The subject of this last interview has never been a candidate for Wide World of Sports. But it happened at Super Bowl XL. (That is 40 for those who don’t recall their Roman numerals.) The game featured the Seattle Seahawks against the Pittsburgh Steelers. It was the 11th time I had covered the Super Bowl, and in the previous 10 trips I had never covered the press conference featuring the halftime entertainment. But this one was different.
I entered a huge banquet room at the media hotel in Detroit. It was full, possibly as many as 600 media members all anxious to have a chance to ask a question of these entertainers who were introduced like this: A voice came over the speakers saying, “Ladies and Gentlemen the greatest rock and roll band in the world, The Rolling Stones!”
There were strict rules for asking questions of Mick and the boys: State your name and your affiliation into the microphone and no follow-ups. We knew that not many would get the opportunity to even ask a question. I told my cameraman to be ready because I was going to ask one. He scoffed.
When the time came I raised my hand like a desperate fifth grader who knew the answer to a hard question and wanted to share his knowledge with the class. Low and behold, they handed me the mic. On the previous question Mick had difficulty finding the questioner in the sea of fans – I mean, media. So rather than starting with my name I started with my location in the room and then my affiliation, to wit: “Hello Mick, I am in the back of the room right in the middle, I am from Fox Sports Southwest.” When his eyes found me I said, “I’m John Rhadigan.”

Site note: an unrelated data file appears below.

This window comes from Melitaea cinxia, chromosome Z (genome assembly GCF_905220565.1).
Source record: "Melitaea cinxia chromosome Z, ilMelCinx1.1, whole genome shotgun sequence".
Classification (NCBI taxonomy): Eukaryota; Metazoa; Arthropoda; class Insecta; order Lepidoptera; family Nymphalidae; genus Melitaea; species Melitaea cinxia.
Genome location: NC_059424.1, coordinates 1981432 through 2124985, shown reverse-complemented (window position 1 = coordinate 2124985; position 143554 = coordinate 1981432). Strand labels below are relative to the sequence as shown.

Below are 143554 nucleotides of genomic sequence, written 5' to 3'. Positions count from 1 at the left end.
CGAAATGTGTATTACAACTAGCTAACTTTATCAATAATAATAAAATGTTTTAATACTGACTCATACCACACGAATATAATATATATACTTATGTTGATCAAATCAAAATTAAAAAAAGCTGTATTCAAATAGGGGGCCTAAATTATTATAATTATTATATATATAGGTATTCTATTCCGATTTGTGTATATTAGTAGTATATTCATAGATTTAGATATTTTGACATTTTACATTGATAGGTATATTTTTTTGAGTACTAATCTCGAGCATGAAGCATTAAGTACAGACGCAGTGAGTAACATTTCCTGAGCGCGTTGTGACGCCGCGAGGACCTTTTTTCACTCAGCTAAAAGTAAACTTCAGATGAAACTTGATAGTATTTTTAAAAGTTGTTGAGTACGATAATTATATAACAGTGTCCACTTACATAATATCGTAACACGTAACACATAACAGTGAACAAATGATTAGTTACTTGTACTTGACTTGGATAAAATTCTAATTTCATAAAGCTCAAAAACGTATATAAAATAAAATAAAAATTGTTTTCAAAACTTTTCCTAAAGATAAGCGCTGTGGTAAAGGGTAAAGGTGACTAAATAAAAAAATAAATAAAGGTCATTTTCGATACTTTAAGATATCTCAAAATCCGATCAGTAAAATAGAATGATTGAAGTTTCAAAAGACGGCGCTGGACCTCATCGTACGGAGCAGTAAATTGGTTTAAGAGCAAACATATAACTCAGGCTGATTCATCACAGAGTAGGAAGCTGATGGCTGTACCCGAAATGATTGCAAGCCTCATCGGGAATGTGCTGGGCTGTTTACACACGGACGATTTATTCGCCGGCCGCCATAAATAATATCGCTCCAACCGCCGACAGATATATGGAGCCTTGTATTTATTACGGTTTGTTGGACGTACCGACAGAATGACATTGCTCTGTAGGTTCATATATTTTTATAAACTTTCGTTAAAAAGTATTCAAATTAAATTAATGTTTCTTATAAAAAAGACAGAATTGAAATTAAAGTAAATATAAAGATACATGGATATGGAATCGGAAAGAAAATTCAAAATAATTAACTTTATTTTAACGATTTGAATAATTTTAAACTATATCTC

To my utter amazement he said, “Oh, hi, John.”
My life complete, I proceeded: “Do you have a favorite American Football team?”
Mick crossed his legs, grabbed the microphone with purpose, pulled it to his mouth and said, “No!”
I panicked. Are you kidding me? I finally got the chance to interview Mick Jagger and I got a one-word answer? So the rule about follow-ups be damned, I grabbed the microphone again and I asked a follow up question. Which in my head sounded like this, “da, duh, um, whoosh, ugh.”
But I have seen and heard the tape. What I actually said was, “Have you ever had a favorite American football team? Do you like American football?”
He had an answer to that one, “Oh yes,” he says. Back in the ‘70s there was this team called the Pittsburgh Steelers and they had a player called Lynn Swan and he made a levitating leap and caught the football.”
Suddenly it hit me, I identified myself, he said hello. I asked a question, he said no. I asked a follow up and he gave an answer. That is a conversation! I have had a conversation with Mick Jagger!
Back when I was kid watching Wide World Of Sports, I realized I would like to be a sportscaster. But I never could have dreamed I would like it this much.